Undated picture made in New Delhi of Gandhi, known as the Mahatma (1869-1948), advocating a policy of non-violent non-cooperation to achieve independence of India. (AFP/Getty Images)

October 2, 2018, marked the 150thJayanti (birth anniversary) of Mahatma Gandhi who continues to be revered in India endearingly as “Bapu,” and the world over as one of the greatest apostles of peace and truth, writes Priyanka Bhardwaj.

On his 70thbirthday the eminent theoretical physicist, Albert Einstein had lavished praise on Gandhi, saying that, “Generations to come, it may be, will scarce believe that such a one as this in flesh and blood walked upon this earth.”

Aptly so, the Indian government is leaving no stone unturned in celebrating his birth anniversary as a grand two-year global exposition, with the first leg of celebrations, comprising cycling competitions, ‘padyatras’ (pilgrimage on foot) and poster stamp competitions, already being kicked off in various parts of the country.

File photo of Indian schoolchildren dressed as Mahatma Gandhi and his wife Kasturba Gandhi, taking part in rehearsals for Gandhi Jayanti (birthday) celebrations in Siliguri, West Bengal, Sept. 28, 2012. (Diptendu Dutta/AFP/GettyImages)

The Ministry of Culture, assigned with the task to shape up plans conceptualized along the spirit of “Karyanjali” or “Gandhi in action,” has convened meetings for arranging a wide range of cultural events intended at re-emphasizing and spreading the message and ideologies of communal harmony, and timeless solutions for all kinds of issues as promoted by the great ‘Mahatma’ (meaning a great soul, a title given by Nobel Laureate Rabindranath Tagore) especially for the benefit of the younger generations.

The extravaganza will be marked by a special Parliament session on Gandhi, academic events across educational institutions, drama series conducted by the National School of Drama, youth exchange programs, ‘mushairas’ (poetry sessions), a four day long Mahatma Gandhi International Sanitation Convention, a theme very close to Gandhi’s heart, among other events, and shall include public participation under the aegis of the sponsorship of the government.

Indian freedom fighter Mohandas Karamchand Gandhi (c) is pictured with his followers in this March, 1930 photo during the famous salt march to Dandi, western Gujarat. The memory of the man once called “Bapu” (father) and Mahatma (great soul) and who undermined an empire armed only with a loin cloth, a spinning wheel, and a unique commitment to non-violence, now appears to leave many Indians cold. (AFP/Getty Images)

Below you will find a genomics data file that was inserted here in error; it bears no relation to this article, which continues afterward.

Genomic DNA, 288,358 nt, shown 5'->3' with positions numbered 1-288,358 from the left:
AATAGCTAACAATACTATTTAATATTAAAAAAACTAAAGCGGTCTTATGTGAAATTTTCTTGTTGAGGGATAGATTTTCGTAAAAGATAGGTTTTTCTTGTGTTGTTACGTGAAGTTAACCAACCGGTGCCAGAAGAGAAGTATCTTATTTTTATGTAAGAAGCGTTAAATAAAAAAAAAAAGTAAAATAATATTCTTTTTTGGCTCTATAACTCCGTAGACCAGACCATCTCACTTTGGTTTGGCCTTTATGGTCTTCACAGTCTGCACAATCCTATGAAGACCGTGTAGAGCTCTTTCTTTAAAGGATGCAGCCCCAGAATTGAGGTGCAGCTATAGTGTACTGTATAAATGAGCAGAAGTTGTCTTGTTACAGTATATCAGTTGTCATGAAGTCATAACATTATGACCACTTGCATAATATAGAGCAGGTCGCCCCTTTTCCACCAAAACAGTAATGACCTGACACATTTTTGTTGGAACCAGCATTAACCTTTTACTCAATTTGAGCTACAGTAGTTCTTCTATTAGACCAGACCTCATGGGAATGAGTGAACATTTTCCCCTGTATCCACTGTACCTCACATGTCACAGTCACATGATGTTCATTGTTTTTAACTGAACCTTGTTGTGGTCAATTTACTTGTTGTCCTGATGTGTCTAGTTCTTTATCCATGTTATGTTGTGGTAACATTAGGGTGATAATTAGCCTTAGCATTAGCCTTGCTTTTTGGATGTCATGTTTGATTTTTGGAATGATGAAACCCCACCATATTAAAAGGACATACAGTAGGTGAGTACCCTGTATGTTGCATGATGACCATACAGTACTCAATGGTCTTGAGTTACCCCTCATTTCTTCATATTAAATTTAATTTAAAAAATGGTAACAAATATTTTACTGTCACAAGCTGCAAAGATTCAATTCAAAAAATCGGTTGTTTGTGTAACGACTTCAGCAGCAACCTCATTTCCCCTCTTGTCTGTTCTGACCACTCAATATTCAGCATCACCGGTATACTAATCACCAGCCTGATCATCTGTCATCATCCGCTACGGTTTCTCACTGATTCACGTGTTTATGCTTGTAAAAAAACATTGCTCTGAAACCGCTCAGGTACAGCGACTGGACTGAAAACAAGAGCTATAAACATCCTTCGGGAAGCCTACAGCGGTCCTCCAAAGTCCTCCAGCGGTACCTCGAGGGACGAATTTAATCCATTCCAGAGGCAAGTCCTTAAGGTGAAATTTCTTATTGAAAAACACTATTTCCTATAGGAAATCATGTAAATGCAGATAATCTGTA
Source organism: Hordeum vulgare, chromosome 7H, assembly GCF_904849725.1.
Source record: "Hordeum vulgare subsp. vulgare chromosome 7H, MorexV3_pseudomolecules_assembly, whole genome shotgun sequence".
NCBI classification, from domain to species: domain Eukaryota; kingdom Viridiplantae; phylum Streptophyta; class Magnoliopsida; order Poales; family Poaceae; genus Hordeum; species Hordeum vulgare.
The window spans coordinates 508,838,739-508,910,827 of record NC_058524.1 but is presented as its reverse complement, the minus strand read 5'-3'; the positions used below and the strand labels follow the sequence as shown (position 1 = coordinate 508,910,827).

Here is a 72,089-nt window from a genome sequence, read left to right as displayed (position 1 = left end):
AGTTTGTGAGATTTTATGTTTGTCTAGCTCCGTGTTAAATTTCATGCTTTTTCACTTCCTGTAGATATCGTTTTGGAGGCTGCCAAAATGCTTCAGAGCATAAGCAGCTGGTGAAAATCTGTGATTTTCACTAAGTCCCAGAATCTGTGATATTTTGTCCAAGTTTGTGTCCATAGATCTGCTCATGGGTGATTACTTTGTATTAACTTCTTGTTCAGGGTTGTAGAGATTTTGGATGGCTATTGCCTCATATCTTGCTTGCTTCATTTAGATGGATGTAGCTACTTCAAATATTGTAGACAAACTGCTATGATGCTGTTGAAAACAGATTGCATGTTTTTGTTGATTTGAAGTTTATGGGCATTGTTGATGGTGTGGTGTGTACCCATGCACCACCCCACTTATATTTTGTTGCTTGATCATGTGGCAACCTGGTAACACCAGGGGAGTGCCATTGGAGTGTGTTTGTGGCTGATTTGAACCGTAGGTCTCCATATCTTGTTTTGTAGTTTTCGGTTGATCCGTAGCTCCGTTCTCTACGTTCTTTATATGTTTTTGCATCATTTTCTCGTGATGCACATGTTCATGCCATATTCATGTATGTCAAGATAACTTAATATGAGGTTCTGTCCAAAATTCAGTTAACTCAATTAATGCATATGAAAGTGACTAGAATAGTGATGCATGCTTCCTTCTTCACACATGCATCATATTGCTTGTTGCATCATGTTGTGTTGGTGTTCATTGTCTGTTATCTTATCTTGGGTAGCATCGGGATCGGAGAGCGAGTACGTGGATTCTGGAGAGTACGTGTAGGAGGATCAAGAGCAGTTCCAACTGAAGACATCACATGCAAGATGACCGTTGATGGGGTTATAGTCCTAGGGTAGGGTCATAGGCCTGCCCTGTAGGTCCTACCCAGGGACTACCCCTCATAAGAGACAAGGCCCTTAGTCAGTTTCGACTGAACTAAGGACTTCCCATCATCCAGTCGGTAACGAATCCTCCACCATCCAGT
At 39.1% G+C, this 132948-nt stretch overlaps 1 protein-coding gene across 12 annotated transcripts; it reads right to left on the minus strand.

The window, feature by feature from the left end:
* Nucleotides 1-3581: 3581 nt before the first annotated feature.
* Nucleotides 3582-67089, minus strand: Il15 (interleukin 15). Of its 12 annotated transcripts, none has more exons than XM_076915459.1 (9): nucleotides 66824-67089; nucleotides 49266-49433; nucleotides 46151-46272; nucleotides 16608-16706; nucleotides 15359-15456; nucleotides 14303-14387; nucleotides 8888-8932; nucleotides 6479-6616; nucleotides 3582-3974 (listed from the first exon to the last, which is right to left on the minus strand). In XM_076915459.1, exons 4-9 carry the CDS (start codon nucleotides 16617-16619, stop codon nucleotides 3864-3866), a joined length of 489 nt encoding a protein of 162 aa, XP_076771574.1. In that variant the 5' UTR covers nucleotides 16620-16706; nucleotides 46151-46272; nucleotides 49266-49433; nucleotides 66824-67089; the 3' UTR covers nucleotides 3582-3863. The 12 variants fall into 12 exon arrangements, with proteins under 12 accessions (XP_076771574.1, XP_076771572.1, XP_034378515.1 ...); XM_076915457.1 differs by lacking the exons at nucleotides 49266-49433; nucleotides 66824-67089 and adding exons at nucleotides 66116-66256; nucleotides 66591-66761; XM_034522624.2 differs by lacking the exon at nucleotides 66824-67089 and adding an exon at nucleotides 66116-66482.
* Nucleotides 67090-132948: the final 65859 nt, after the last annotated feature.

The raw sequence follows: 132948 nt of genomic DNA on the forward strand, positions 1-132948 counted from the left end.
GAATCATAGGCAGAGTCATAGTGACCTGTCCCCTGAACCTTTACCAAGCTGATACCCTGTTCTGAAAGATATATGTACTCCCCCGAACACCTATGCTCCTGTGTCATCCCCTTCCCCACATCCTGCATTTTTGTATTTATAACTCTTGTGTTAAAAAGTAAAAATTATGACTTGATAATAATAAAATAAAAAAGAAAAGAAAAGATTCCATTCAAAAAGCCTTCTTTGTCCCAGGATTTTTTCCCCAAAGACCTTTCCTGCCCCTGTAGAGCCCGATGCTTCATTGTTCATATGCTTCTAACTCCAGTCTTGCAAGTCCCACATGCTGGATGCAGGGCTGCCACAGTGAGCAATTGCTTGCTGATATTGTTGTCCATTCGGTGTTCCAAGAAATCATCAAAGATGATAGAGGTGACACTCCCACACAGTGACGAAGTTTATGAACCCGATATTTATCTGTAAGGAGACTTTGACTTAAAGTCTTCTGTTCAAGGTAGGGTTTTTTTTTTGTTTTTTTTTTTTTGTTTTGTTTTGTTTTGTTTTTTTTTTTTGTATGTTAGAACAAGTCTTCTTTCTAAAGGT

This mission was commenced last May, with the launch of a special logo by President Ram Nath Kovind, who also chaired the meeting of the National Implementation Committee that has proposed cultural and intellectual symposia of international singers, Nobel peace laureates and spiritual gurus delivering talks, shows and the works, display of Gandhi themed tableaux for all states at the 2019 Republic Day parade, and designation of February 22,2019, the 75thdeath anniversary of Kasturba Gandhi, the wife of Mahatma Gandhi, as ‘Kasturba Day.’

At a time when the country has set its ambitions of being a superpower by 2020 and of pursuing close to double digit growth rates, it is also being hounded with the realities of gross inequities, plunging levels of human development indices, mindless consumerism, compromise of moral and political ideals at the altar of individual and sectional interests, along with corruption soaking all layers of system and advent of militant forms of religion, and hence the relevance of Gandhi to contemporary socio-economic-politico fabric that stands as an anti-thesis to his dreams of a free India.

File photo of South African anti-apartheid leader and African National Congress (ANC) member Nelson Mandela appears to be in a similar meditative mood as Mahatma Gandhi depicted in painting at top, on Oct. 15, 1990, in New-Delhi where Mandela was on an official state visit. (P. Mustafa/AFP/Getty Images)